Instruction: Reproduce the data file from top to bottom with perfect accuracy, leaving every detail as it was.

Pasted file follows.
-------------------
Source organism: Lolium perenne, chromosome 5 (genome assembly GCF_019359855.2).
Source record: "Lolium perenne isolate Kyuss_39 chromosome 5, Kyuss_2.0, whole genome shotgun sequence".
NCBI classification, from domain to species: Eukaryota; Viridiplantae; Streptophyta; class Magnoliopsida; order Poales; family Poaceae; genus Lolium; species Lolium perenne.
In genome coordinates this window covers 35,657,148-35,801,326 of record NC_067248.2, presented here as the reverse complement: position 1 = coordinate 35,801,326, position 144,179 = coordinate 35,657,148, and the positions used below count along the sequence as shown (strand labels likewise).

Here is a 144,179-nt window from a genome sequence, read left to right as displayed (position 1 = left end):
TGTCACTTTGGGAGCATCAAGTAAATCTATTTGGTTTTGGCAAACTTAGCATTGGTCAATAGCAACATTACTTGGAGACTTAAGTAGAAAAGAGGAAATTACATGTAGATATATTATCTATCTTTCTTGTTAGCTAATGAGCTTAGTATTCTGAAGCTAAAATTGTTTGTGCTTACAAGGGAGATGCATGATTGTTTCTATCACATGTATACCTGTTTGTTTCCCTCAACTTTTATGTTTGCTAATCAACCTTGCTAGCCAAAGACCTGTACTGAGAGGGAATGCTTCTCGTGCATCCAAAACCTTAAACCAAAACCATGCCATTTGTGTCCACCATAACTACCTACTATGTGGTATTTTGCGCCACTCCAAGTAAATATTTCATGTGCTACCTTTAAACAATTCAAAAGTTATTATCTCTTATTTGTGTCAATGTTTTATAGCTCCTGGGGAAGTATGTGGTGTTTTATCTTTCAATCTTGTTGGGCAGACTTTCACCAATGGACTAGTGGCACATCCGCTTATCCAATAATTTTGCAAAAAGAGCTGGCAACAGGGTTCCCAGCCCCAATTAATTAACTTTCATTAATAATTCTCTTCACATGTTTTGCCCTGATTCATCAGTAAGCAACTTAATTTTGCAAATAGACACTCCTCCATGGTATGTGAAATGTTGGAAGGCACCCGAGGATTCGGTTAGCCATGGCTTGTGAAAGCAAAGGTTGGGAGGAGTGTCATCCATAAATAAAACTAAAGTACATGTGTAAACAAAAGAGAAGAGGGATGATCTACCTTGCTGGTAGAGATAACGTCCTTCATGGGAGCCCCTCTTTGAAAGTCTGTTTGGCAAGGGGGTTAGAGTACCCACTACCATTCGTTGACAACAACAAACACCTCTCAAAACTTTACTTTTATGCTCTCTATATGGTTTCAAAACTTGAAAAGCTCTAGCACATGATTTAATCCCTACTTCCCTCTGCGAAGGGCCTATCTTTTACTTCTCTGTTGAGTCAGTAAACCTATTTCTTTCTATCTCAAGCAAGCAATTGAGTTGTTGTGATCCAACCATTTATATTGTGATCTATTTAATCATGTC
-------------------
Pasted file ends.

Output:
Source organism: Lolium perenne, chromosome 5 (genome assembly GCF_019359855.2).
Source record: "Lolium perenne isolate Kyuss_39 chromosome 5, Kyuss_2.0, whole genome shotgun sequence".
NCBI classification, from domain to species: Eukaryota; Viridiplantae; Streptophyta; class Magnoliopsida; order Poales; family Poaceae; genus Lolium; species Lolium perenne.
In genome coordinates this window covers 35,657,148-35,801,326 of record NC_067248.2, presented here as the reverse complement: position 1 = coordinate 35,801,326, position 144,179 = coordinate 35,657,148, and the positions used below count along the sequence as shown (strand labels likewise).

Here is a 144,179-nt window from a genome sequence, read left to right as displayed (position 1 = left end):
TGTCACTTTGGGAGCATCAAGTAAATCTATTTGGTTTTGGCAAACTTAGCATTGGTCAATAGCAACATTACTTGGAGACTTAAGTAGAAAAGAGGAAATTACATGTAGATATATTATCTATCTTTCTTGTTAGCTAATGAGCTTAGTATTCTGAAGCTAAAATTGTTTGTGCTTACAAGGGAGATGCATGATTGTTTCTATCACATGTATACCTGTTTGTTTCCCTCAACTTTTATGTTTGCTAATCAACCTTGCTAGCCAAAGACCTGTACTGAGAGGGAATGCTTCTCGTGCATCCAAAACCTTAAACCAAAACCATGCCATTTGTGTCCACCATAACTACCTACTATGTGGTATTTTGCGCCACTCCAAGTAAATATTTCATGTGCTACCTTTAAACAATTCAAAAGTTATTATCTCTTATTTGTGTCAATGTTTTATAGCTCCTGGGGAAGTATGTGGTGTTTTATCTTTCAATCTTGTTGGGCAGACTTTCACCAATGGACTAGTGGCACATCCGCTTATCCAATAATTTTGCAAAAAGAGCTGGCAACAGGGTTCCCAGCCCCAATTAATTAACTTTCATTAATAATTCTCTTCACATGTTTTGCCCTGATTCATCAGTAAGCAACTTAATTTTGCAAATAGACACTCCTCCATGGTATGTGAAATGTTGGAAGGCACCCGAGGATTCGGTTAGCCATGGCTTGTGAAAGCAAAGGTTGGGAGGAGTGTCATCCATAAATAAAACTAAAGTACATGTGTAAACAAAAGAGAAGAGGGATGATCTACCTTGCTGGTAGAGATAACGTCCTTCATGGGAGCCCCTCTTTGAAAGTCTGTTTGGCAAGGGGGTTAGAGTACCCACTACCATTCGTTGACAACAACAAACACCTCTCAAAACTTTACTTTTATGCTCTCTATATGGTTTCAAAACTTGAAAAGCTCTAGCACATGATTTAATCCCTACTTCCCTCTGCGAAGGGCCTATCTTTTACTTCTCTGTTGAGTCAGTAAACCTATTTCTTTCTATCTCAAGCAAGCAATTGAGTTGTTGTGATCCAACCATTTATATTGTGATCTATTTAATCATGTC